* Some of the great societies, the object of which is the diffusion of religious knowledge and of which the revenues are princely-might legitimately devote a moderate grant from their funds, for a series of years, to so good a work; and if several of them were to join in the object, the tax on each would be light.
Take, for example, Lowth, a man, not only of learning, lat elegant imagination and accomplished taste. His translatina Isaiah bears witness to his possession of all these qualities; 52 how often has he diluted the force of the diction in his attern mend the common version! No doubt his translation has graver faults; he is often bold, even rash, in his interpr-tabes founded, as they not seldom are, on conjectural, or very rarte. sustained emendation of the text; and this shows us, by the na: how unwise it would be to give any individual men authority substitute their translations for those of the common veniacom general criticism has thoroughly sifted them. But, to waitr for it is in point of diction that we more particularly in Lowth's version at present. It cannot be denied that he has = many cases, made real improvements, so that, on the whole.b has produced a version of great merit and elegance; yetu equally undeniable, we think, that an ear thoroughly attuned to be vernacular, will detect a pervading languor of expression Gpared with the energy of the common version, arising from the insensible preference of a highly-cultivated literary taste for the classical elements in our language. To go no further than First Chapter for a specimen, who can endure the sultituee of the frigid, general term “possessor " for the appropriate rr.
"owner," or the “crib of his lord” for “his master's crib;' where the latter has not only the advantage in the terms, but in the brief construction also ? " The ox knoweth his owner,” says the common version, "and the ass his master's crib.” “The ox knoweth his possessor," says Lowth, "and the ass the crib of his lord.” Isaiah i. 26, “ Afterward thou shalt be called the city of righteousness, the faithful city”—C. Version. “And after this,” says Lowth, “thy name shall be called the city of righteousness, the faithful metropolis !” In this passage, surely the affected phrase "faithful metropolis,” equally injures the diction and the rhythm. Chap. i. 29–36, “For ye shall be ashamed of the ilexes which ye have desired.... When ye shall be as an ilex whose leaves are blasted.” What is the particular advantage that is to countervail the introduction of the “ilex,” in place of the “oak ” of the common version, we know not. It may be said, perhaps, that an “ilex” is an “ilex," and there is an end of the matter. But Lowth himself acknowledges that the meaning of the Hebrew term is dubious; he might, therefore, have left the word as it was. It had the merit of being, at least, intelligible to the common reader.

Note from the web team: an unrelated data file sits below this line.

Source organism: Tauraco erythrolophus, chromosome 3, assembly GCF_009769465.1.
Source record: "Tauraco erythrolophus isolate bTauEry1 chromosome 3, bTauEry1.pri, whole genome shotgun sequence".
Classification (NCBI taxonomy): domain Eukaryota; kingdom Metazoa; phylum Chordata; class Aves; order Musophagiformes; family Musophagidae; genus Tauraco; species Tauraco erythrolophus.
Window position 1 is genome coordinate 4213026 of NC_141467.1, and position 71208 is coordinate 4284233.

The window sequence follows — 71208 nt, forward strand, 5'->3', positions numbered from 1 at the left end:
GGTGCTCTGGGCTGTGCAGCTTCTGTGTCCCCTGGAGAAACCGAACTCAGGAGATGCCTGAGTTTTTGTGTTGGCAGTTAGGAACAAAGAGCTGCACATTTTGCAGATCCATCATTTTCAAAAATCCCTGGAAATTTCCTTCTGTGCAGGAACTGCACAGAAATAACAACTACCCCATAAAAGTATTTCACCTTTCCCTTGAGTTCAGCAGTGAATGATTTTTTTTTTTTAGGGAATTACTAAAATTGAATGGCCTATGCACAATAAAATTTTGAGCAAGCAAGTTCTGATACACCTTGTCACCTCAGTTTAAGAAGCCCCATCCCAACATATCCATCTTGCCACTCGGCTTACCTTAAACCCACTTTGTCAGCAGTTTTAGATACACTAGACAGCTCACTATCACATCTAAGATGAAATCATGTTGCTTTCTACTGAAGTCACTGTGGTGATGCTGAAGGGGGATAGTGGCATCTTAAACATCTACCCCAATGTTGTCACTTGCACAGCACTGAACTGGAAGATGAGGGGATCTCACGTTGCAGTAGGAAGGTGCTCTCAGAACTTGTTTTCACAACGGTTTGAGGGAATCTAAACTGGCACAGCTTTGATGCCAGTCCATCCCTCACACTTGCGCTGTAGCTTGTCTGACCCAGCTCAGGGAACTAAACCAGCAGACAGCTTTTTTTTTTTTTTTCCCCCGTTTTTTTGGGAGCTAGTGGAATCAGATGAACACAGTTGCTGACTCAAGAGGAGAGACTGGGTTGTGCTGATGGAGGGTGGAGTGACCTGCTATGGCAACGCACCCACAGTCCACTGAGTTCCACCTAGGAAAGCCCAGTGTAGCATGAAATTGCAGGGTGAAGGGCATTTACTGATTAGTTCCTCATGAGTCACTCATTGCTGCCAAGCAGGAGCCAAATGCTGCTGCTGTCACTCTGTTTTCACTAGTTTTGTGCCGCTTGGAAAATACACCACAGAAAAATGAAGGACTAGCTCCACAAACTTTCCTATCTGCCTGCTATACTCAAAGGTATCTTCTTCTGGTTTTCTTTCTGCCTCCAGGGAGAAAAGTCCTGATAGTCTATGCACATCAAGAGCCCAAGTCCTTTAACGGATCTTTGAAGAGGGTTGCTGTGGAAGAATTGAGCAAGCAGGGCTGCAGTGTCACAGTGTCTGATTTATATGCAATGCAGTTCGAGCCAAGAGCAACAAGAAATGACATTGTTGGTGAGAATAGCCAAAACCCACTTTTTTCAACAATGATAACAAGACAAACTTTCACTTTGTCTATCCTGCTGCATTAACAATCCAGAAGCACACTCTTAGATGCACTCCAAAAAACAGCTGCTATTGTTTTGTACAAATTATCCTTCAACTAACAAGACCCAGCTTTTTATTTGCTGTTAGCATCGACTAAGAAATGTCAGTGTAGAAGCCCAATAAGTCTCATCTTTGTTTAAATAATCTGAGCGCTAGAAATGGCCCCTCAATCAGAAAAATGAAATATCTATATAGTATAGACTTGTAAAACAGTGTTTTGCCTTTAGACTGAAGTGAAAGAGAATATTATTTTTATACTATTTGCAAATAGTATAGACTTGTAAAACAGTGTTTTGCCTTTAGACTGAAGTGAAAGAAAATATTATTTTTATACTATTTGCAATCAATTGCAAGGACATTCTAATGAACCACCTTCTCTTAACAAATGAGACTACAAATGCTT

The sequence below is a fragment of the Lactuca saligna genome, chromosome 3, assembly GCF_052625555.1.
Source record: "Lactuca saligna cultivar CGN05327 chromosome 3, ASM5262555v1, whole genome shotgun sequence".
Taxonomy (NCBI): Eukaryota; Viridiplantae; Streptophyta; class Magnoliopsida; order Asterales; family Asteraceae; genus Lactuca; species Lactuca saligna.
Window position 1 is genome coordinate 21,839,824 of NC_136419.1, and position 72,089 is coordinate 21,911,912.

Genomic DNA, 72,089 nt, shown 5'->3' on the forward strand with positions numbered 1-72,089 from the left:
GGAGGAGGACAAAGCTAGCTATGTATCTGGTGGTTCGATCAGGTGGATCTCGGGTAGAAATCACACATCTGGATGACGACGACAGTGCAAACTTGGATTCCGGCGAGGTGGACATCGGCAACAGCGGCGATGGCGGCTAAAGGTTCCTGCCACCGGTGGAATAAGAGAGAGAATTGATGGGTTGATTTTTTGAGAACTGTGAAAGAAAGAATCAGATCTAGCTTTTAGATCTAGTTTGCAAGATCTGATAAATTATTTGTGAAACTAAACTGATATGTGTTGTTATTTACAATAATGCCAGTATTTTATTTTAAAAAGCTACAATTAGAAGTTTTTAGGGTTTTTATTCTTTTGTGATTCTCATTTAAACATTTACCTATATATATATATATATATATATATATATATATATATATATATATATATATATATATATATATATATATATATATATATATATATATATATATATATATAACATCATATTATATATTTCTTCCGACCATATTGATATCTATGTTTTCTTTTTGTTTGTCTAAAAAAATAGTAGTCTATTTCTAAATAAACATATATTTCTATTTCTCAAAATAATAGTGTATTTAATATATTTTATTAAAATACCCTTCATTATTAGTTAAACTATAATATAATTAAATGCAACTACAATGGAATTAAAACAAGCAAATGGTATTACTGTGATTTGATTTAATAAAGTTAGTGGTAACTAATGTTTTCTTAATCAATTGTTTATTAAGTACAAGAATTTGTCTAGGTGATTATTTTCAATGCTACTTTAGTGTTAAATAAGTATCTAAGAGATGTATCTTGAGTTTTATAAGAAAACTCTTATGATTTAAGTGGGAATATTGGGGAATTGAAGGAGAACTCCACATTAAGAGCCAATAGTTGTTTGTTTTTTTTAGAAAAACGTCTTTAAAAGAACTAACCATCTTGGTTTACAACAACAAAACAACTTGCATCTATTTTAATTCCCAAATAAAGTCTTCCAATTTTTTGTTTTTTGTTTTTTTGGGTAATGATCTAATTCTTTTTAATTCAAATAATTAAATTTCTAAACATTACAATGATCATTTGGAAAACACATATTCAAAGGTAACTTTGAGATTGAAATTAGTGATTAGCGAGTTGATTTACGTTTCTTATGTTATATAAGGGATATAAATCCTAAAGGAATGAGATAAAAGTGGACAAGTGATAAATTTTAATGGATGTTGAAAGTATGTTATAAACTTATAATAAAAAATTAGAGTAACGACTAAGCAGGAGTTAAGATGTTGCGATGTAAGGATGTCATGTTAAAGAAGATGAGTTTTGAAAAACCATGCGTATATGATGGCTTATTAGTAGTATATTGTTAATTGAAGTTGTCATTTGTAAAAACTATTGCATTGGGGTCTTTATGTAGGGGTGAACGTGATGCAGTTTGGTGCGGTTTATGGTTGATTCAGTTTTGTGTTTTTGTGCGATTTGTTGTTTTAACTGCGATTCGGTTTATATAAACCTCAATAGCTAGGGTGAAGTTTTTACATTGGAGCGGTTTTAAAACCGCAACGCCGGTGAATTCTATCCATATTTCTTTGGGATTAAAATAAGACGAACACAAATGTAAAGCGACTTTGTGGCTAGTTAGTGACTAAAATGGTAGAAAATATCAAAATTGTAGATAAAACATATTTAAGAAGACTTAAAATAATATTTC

In short, we will venture to say, that where there is no change of meaning-Lowth's substitution of terms, or changes of construction, are for the worse, either in point of energy, or rhythm, nine times out of ten.
Hence, in our judgment, the necessity that popular feeling the intuitive taste of those who cannot criticise the rendering, but can criticise the diction, should have opportunity of declaring itself.
But to return. If the cautious and temperate emendations, proposed and published in the way described, were laid before the people, a public judgment with respect to them would, in time, be expressed ; learning would canvass the interpretation, and even the common reader would compare, and try by the ear, the merits of the expression. Of many minute changes the obvious justice would be recognized at once; and, with regard to others, though it would not be possible to count votes, a general concurrence of approval or disapproval might and would be inferable from the verdicts of the organs of public opinion. Thus to sift and canvass the work of critics, and to afford opportunity to public opinion leliberately to give or withhold its sanction, might take a score of years or so; but that would be of little consequence as compared with the importance of the object, and its satisfactory ultimate attainment; and, at all events, as we have already said, none, luring this interval (be it long or short), would be defrauded of any of the lights derivable from modern learning and researchVOL. III.
said that it would be very possible for a number of learned men to give us a really more accurate translation by arailing theIlselves of all the aids of modern learning and research, and te? systematically deteriorate the whole by dilution of phrase; bis 3 want of tact for perceiving the full force and energy of vernal idioms and constructions, which, by the way, is usually one of weak points in men of mere erudition. No wonder that it is for learned men read much in foreign languages, and are che conversant with English books in which there is an undue prope tion of the foreign element; they are also very often segregatri to a great extent, from the walks of common life, in which life of the vernacular diction (the Saxon) chiefly circulates E English, the native and the foreign elements, the confluence which forms it, are both very large ; an immense number synonyms are derived from both; but it is those derived tre foreign sources which are most naturally suggested to habits learned thought. Unless, therefore, erudition is conjour unusual activity of the imagination (and great linguistic and file logical talent is seldom allied to a poetic temperamenti; ue* : also has its tendencies corrected by perpetual familiarity with 2 literature in which the dialect of common life is principallya: the diction it employs is certain to be coloured by an excuse 2* fusion of the classical elements of our language.
Take, for example, Lowth, a man, not only of learning, le : elegant imagination and accomplished taste. His translate Isaiah bears witness to his possession of all these qualitat: " how often has he diluted the force of the diction in his attem mend the common version! No doubt his translation bassin graver faults; he is often bold, even rash, in his interpreta: founded, as they not seldom are, on conjectural, or ven paraat sustained emendation of the text; and this shows us, by the how unwise it would be to give any individual men authri substitute their translations for those of the common renc: general criticism has thoroughly sifted them. But, to wat for it is in point of diction that we more particularly geta Lowth's version at present. It cannot be denied that he many cases, made real improvements, so that, on the who has produced a version of great merit and elegance: ! equally undeniable, we think, that an ear thorvughly attunedt vernacular, will detect a pervading languor of expressiva ** pared with the energy of the common version, arising fre". insensible preference of a highly-cultivated literary tuste " classical elements in our language. To go no further the First Chapter for a specimen, who can endure the submit of the frigid, general term “possessor” for the appropriate **